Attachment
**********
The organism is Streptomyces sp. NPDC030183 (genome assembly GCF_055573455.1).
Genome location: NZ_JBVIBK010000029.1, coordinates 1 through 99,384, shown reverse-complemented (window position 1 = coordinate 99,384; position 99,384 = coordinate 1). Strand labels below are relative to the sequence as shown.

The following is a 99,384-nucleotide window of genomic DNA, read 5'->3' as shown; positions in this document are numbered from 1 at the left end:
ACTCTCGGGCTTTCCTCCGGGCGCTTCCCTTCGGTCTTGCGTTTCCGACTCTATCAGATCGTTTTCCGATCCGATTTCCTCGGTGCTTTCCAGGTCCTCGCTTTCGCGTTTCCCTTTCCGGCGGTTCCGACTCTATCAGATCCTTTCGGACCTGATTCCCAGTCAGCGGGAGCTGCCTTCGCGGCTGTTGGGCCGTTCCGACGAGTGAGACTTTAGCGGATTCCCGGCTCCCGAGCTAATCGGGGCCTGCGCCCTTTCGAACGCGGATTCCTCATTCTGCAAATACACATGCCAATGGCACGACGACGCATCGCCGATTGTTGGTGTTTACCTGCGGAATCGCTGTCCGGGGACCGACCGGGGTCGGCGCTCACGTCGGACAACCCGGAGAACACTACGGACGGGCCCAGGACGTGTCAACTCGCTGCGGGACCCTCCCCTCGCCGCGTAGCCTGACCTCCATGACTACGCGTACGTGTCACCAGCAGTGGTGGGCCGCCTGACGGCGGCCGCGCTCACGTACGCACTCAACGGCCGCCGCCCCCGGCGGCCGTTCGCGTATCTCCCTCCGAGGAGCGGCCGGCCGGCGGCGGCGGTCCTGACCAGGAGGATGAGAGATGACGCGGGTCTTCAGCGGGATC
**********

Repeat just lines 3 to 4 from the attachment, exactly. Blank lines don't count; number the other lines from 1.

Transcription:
The following is a 99,384-nucleotide window of genomic DNA, read 5'->3' as shown; positions in this document are numbered from 1 at the left end:
ACTCTCGGGCTTTCCTCCGGGCGCTTCCCTTCGGTCTTGCGTTTCCGACTCTATCAGATCGTTTTCCGATCCGATTTCCTCGGTGCTTTCCAGGTCCTCGCTTTCGCGTTTCCCTTTCCGGCGGTTCCGACTCTATCAGATCCTTTCGGACCTGATTCCCAGTCAGCGGGAGCTGCCTTCGCGGCTGTTGGGCCGTTCCGACGAGTGAGACTTTAGCGGATTCCCGGCTCCCGAGCTAATCGGGGCCTGCGCCCTTTCGAACGCGGATTCCTCATTCTGCAAATACACATGCCAATGGCACGACGACGCATCGCCGATTGTTGGTGTTTACCTGCGGAATCGCTGTCCGGGGACCGACCGGGGTCGGCGCTCACGTCGGACAACCCGGAGAACACTACGGACGGGCCCAGGACGTGTCAACTCGCTGCGGGACCCTCCCCTCGCCGCGTAGCCTGACCTCCATGACTACGCGTACGTGTCACCAGCAGTGGTGGGCCGCCTGACGGCGGCCGCGCTCACGTACGCACTCAACGGCCGCCGCCCCCGGCGGCCGTTCGCGTATCTCCCTCCGAGGAGCGGCCGGCCGGCGGCGGCGGTCCTGACCAGGAGGATGAGAGATGACGCGGGTCTTCAGCGGGATC